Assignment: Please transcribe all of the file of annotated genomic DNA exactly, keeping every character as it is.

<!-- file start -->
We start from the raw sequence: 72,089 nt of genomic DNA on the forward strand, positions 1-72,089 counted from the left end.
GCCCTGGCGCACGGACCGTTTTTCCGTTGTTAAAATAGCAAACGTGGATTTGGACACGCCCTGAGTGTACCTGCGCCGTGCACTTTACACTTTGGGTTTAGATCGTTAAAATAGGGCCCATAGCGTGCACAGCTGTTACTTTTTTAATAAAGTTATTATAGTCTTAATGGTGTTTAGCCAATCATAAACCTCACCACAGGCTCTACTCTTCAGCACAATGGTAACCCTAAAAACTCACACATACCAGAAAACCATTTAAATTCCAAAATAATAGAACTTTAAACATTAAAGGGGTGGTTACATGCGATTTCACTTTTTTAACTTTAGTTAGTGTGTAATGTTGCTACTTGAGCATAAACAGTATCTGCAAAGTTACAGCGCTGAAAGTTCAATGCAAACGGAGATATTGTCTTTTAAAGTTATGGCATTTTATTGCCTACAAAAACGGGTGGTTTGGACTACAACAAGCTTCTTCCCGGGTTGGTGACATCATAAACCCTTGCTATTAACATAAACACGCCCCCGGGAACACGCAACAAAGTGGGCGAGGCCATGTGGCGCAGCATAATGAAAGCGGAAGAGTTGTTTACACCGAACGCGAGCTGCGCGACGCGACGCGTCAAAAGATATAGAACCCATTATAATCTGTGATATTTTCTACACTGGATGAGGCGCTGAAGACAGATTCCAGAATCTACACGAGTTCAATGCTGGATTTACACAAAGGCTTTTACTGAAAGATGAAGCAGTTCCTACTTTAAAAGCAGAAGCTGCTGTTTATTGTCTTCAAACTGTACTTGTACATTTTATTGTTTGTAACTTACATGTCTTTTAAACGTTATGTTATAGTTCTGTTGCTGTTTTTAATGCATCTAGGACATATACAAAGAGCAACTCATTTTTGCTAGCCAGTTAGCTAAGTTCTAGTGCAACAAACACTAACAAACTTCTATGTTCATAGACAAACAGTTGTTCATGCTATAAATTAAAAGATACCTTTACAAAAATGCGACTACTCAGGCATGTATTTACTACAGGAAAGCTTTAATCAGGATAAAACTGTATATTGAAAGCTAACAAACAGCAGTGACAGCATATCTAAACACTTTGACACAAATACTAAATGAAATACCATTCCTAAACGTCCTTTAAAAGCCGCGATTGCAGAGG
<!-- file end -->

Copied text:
We start from the raw sequence: 72,089 nt of genomic DNA on the forward strand, positions 1-72,089 counted from the left end.
GCCCTGGCGCACGGACCGTTTTTCCGTTGTTAAAATAGCAAACGTGGATTTGGACACGCCCTGAGTGTACCTGCGCCGTGCACTTTACACTTTGGGTTTAGATCGTTAAAATAGGGCCCATAGCGTGCACAGCTGTTACTTTTTTAATAAAGTTATTATAGTCTTAATGGTGTTTAGCCAATCATAAACCTCACCACAGGCTCTACTCTTCAGCACAATGGTAACCCTAAAAACTCACACATACCAGAAAACCATTTAAATTCCAAAATAATAGAACTTTAAACATTAAAGGGGTGGTTACATGCGATTTCACTTTTTTAACTTTAGTTAGTGTGTAATGTTGCTACTTGAGCATAAACAGTATCTGCAAAGTTACAGCGCTGAAAGTTCAATGCAAACGGAGATATTGTCTTTTAAAGTTATGGCATTTTATTGCCTACAAAAACGGGTGGTTTGGACTACAACAAGCTTCTTCCCGGGTTGGTGACATCATAAACCCTTGCTATTAACATAAACACGCCCCCGGGAACACGCAACAAAGTGGGCGAGGCCATGTGGCGCAGCATAATGAAAGCGGAAGAGTTGTTTACACCGAACGCGAGCTGCGCGACGCGACGCGTCAAAAGATATAGAACCCATTATAATCTGTGATATTTTCTACACTGGATGAGGCGCTGAAGACAGATTCCAGAATCTACACGAGTTCAATGCTGGATTTACACAAAGGCTTTTACTGAAAGATGAAGCAGTTCCTACTTTAAAAGCAGAAGCTGCTGTTTATTGTCTTCAAACTGTACTTGTACATTTTATTGTTTGTAACTTACATGTCTTTTAAACGTTATGTTATAGTTCTGTTGCTGTTTTTAATGCATCTAGGACATATACAAAGAGCAACTCATTTTTGCTAGCCAGTTAGCTAAGTTCTAGTGCAACAAACACTAACAAACTTCTATGTTCATAGACAAACAGTTGTTCATGCTATAAATTAAAAGATACCTTTACAAAAATGCGACTACTCAGGCATGTATTTACTACAGGAAAGCTTTAATCAGGATAAAACTGTATATTGAAAGCTAACAAACAGCAGTGACAGCATATCTAAACACTTTGACACAAATACTAAATGAAATACCATTCCTAAACGTCCTTTAAAAGCCGCGATTGCAGAGG